Born in India; immigrated to the United States, 1998; married; wife's name Kesumi; children: Jashn, Hayaa. Education: Graduate degrees in chemistry and physics.
Journalist. Reporter for Free Press Journal, Bombay, India, Associated Press, and India Abroad, New York, NY; Indo-Asian News Service, New Delhi, India, commentator on South Asian affairs; maintains Subcontinent: A Daily Journal of South Asia. Worked for publications in CA and NY.
Sam Pitroda: A Biography, Konark Publishers (Delhi, India), 1992.
Mayank Chhaya was born in India, and as a journalist, he covered South Asian affairs for a number of newspapers and wire services. It was in 1996, while he was writing an article on Tibetan exiles, that he first met the fourteenth Dalai Lama, who has spent nearly half a century in exile in India and who was awarded the Nobel Peace Prize in 1989. While interviewing him, Chhaya expressed an interest in writing his biography, but it wasn't until after he sent copies of the finished article to him, however, that his subject agreed to the project.
The Dalai Lama: Man, Monk, and Mystic is the only authorized biography of the holy man written by a non-Buddhist author. Kathy Millen noted in the Naperville Sun: "To further flesh out the story, Chhaya spent two years interviewing hundreds of people with connections to his subject, including Robert Thurman, a foremost scholar of Tibetan Buddhism; China scholar Orville Schell, dean of the Berkeley School of Journalism; actor and Buddhism devotee Richard Gere; British actor and travel host Michael Palin; the Dalai Lama's elder brother Thubten Jigme Norbu; and scores of Tibetans, scholars and diplomats."
Chhaya also stayed in contact with the Dalai Lama, whose birth name is Llamo Thondup and who was identified as the reincarnation of Tibet's spiritual leader when he was three years old. In reviewing the biography for the Calcutta Telegraph Online, Priyanka Jhala wrote: "These numerous encounters went far in unravelling some of those mysteries. Chhaya was able to ask the Dalai Lama some difficult questions, and his responses, and, more importantly, the way in which they were delivered, simplifies some of the seeming complexities surrounding the man." India Currents Online reviewer Rajesh C. Oza wrote: "Chhaya successfully interweaves many such quotes from the Dalai Lama to keep the narrative moving and make his subject's humanity accessible." Chhaya also studies the Tibet-China conflict and notes that the Dalai Lama and his followers are no closer to a resolution than they were in 1950, when China annexed Tibet and when, at age fifteen, the Dalai Lama assumed authority as secular leader.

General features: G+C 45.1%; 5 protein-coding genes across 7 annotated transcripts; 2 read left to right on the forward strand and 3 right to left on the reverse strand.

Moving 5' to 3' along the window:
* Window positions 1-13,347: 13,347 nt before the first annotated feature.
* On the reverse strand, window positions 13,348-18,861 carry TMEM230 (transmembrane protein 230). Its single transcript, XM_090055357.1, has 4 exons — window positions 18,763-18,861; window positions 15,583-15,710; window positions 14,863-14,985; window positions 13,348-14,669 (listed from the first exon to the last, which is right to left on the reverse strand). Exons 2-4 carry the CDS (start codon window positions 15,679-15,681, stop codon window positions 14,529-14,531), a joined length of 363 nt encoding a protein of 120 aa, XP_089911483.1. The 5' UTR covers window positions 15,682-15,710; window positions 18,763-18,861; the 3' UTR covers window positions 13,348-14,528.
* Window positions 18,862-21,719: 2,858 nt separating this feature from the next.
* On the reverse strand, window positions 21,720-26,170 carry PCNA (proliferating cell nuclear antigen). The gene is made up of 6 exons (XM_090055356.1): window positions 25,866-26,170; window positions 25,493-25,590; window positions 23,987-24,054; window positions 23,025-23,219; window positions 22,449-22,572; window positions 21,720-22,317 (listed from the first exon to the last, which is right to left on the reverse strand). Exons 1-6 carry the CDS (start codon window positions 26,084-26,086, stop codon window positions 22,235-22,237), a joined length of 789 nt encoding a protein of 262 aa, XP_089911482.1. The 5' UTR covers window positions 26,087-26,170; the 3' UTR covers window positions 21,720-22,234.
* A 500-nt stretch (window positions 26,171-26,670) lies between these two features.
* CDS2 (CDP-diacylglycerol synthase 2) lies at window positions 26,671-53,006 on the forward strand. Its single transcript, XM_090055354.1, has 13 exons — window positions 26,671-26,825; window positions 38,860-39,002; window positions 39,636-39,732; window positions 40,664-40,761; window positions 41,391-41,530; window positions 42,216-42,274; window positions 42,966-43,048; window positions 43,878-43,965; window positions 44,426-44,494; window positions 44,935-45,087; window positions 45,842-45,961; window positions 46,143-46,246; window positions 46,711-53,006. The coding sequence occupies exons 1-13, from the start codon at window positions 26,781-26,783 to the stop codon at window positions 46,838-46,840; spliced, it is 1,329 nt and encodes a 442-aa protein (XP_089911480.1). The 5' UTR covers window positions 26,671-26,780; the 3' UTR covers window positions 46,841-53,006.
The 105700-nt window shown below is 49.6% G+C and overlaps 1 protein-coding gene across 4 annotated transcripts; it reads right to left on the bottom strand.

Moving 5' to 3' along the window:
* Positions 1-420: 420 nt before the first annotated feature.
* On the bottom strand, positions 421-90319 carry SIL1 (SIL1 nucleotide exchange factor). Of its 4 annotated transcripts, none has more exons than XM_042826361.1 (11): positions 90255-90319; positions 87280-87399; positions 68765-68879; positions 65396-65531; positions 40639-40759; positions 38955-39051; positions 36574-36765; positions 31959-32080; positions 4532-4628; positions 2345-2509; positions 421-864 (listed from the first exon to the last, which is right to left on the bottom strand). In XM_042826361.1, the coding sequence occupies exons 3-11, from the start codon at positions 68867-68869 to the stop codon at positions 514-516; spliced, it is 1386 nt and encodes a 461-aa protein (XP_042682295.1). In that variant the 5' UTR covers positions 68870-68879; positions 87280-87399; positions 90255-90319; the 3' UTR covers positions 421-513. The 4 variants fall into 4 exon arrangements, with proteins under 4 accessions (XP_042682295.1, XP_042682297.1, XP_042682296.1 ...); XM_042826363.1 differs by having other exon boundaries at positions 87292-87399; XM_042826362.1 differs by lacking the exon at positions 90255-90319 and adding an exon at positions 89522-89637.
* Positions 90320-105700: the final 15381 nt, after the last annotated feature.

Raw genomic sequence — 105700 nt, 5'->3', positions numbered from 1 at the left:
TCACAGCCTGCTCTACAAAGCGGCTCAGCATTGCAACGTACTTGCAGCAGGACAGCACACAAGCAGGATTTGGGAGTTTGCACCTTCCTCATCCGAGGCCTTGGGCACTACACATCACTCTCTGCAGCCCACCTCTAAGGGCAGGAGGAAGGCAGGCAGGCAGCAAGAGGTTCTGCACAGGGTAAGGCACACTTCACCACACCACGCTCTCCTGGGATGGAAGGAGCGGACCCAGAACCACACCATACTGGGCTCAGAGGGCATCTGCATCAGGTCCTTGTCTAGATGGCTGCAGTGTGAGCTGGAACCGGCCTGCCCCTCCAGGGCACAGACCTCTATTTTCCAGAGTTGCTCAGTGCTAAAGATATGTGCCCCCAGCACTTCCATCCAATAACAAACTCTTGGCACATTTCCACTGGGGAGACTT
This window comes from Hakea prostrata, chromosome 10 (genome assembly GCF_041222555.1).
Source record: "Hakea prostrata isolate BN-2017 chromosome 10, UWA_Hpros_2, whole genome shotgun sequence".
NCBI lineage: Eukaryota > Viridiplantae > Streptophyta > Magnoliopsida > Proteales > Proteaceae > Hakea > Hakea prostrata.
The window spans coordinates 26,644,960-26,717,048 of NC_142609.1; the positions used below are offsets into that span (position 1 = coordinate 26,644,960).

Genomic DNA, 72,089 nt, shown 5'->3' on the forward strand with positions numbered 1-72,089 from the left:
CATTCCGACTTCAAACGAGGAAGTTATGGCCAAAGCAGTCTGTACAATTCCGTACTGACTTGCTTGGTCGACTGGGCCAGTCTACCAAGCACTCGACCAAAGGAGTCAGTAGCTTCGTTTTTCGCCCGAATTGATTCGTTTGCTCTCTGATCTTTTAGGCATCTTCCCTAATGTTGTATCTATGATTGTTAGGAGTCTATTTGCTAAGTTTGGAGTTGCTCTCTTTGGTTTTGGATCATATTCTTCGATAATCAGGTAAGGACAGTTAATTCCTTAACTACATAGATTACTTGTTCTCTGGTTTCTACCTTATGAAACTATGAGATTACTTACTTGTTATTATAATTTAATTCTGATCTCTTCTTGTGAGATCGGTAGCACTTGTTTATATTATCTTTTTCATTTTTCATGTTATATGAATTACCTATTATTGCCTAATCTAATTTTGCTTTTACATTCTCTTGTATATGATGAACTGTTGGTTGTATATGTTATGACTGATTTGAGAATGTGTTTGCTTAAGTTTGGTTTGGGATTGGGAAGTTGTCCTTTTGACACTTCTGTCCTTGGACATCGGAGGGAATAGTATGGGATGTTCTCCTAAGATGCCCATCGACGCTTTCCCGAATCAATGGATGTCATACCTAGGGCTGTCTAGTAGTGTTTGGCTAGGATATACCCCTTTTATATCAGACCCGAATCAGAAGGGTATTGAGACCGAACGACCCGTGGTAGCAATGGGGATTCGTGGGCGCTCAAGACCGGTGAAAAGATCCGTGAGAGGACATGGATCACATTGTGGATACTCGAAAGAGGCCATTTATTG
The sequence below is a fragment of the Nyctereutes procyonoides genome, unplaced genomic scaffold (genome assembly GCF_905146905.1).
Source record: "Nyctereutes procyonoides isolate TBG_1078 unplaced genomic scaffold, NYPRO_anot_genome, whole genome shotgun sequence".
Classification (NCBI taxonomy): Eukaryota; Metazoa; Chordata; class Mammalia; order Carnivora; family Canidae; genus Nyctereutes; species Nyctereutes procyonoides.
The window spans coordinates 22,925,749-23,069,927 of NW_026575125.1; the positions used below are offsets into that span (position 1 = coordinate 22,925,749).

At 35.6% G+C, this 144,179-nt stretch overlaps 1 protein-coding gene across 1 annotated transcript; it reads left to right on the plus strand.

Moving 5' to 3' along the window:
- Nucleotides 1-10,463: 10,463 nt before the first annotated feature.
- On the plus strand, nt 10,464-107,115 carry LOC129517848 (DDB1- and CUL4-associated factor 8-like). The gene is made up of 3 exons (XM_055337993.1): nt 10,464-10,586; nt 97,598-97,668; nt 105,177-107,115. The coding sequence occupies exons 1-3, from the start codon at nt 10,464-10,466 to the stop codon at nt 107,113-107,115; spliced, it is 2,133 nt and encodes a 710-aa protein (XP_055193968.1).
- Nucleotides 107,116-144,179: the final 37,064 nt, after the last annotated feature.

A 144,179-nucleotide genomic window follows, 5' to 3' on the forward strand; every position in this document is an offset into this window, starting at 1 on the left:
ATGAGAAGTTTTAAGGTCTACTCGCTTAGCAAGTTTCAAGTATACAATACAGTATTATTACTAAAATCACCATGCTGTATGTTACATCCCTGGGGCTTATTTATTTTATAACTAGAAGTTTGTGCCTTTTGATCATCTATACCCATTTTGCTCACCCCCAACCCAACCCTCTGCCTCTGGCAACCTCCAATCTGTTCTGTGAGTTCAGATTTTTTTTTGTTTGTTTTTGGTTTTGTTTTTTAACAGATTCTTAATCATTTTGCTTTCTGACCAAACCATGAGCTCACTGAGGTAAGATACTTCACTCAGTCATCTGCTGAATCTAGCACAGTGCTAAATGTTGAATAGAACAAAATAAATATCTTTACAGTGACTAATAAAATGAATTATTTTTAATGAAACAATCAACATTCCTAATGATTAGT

Chhaya is also the author of Sam Pitroda: A Biography, a study of the man who led the technological revolution in India during the 1980s.
BIOGRAPHICAL AND CRITICAL SOURCES:
Booklist, January 1, 2007, Deborah Donovan, review of The Dalai Lama: Man, Monk, and Mystic, p. 25.
Library Journal, January 1, 2007, James R. Kuhlman, review of The Dalai Lama, p. 114.
Naperville Sun, April 5, 2007, Kathy Millen, review of The Dalai Lama.
Publishers Weekly, November 13, 2006, review of The Dalai Lama, p. 52.
Buddhist Channel,http://www.buddhistchannel.tv/ (April 5, 2007), Kathy Millen, review of The Dalai Lama (from the Naperville Sun).
Calcutta Telegraph Online,http://www.telegraphindia.com/ (May 11, 2007), Priyanka Jhala, review of The Dalai Lama.
Deccan Herald Online,http://www.deccanherald.com/ (June 10, 2007), Melanie P. Kumar, review of The Dalai Lama.
Hindustan Times Online,http://www.hindustantimes.com/ (February 23, 2007), Ashok Easwaran, review of The Dalai Lama.
India Currents Online,http://www.indiacurrents.com/ (May 21, 2007), Rajesh C. Oza, review of The Dalai Lama.
"Chhaya, Mayank." Contemporary Authors. . Encyclopedia.com. (November 13, 2018). https://www.encyclopedia.com/arts/educational-magazines/chhaya-mayank
"Chhaya, Mayank." Contemporary Authors. . Retrieved November 13, 2018 from Encyclopedia.com: https://www.encyclopedia.com/arts/educational-magazines/chhaya-mayank
Encyclopedia.com gives you the ability to cite reference entries and articles according to common styles from the Modern Language Association (MLA), The Chicago Manual of Style, and the American Psychological Association (APA).
Within the “Cite this article” tool, pick a style to see how all available information looks when formatted according to that style. Then, copy and paste the text into your bibliography or works cited list.
Because each style has its own formatting nuances that evolve over time and not all information is available for every reference entry or article, Encyclopedia.com cannot guarantee each citation it generates. Therefore, it’s best to use Encyclopedia.com citations as a starting point before checking the style against your school or publication’s requirements and the most-recent information available at these sites:
Modern Language Association
The Chicago Manual of Style
American Psychological Association
- Most online reference entries and articles do not have page numbers. Therefore, that information is unavailable for most Encyclopedia.com content. However, the date of retrieval is often important. Refer to each style’s convention regarding the best way to format page numbers and retrieval dates.
- In addition to the MLA, Chicago, and APA styles, your school, university, publication, or institution may have its own requirements for citations. Therefore, be sure to refer to those guidelines when editing your bibliography or works cited list.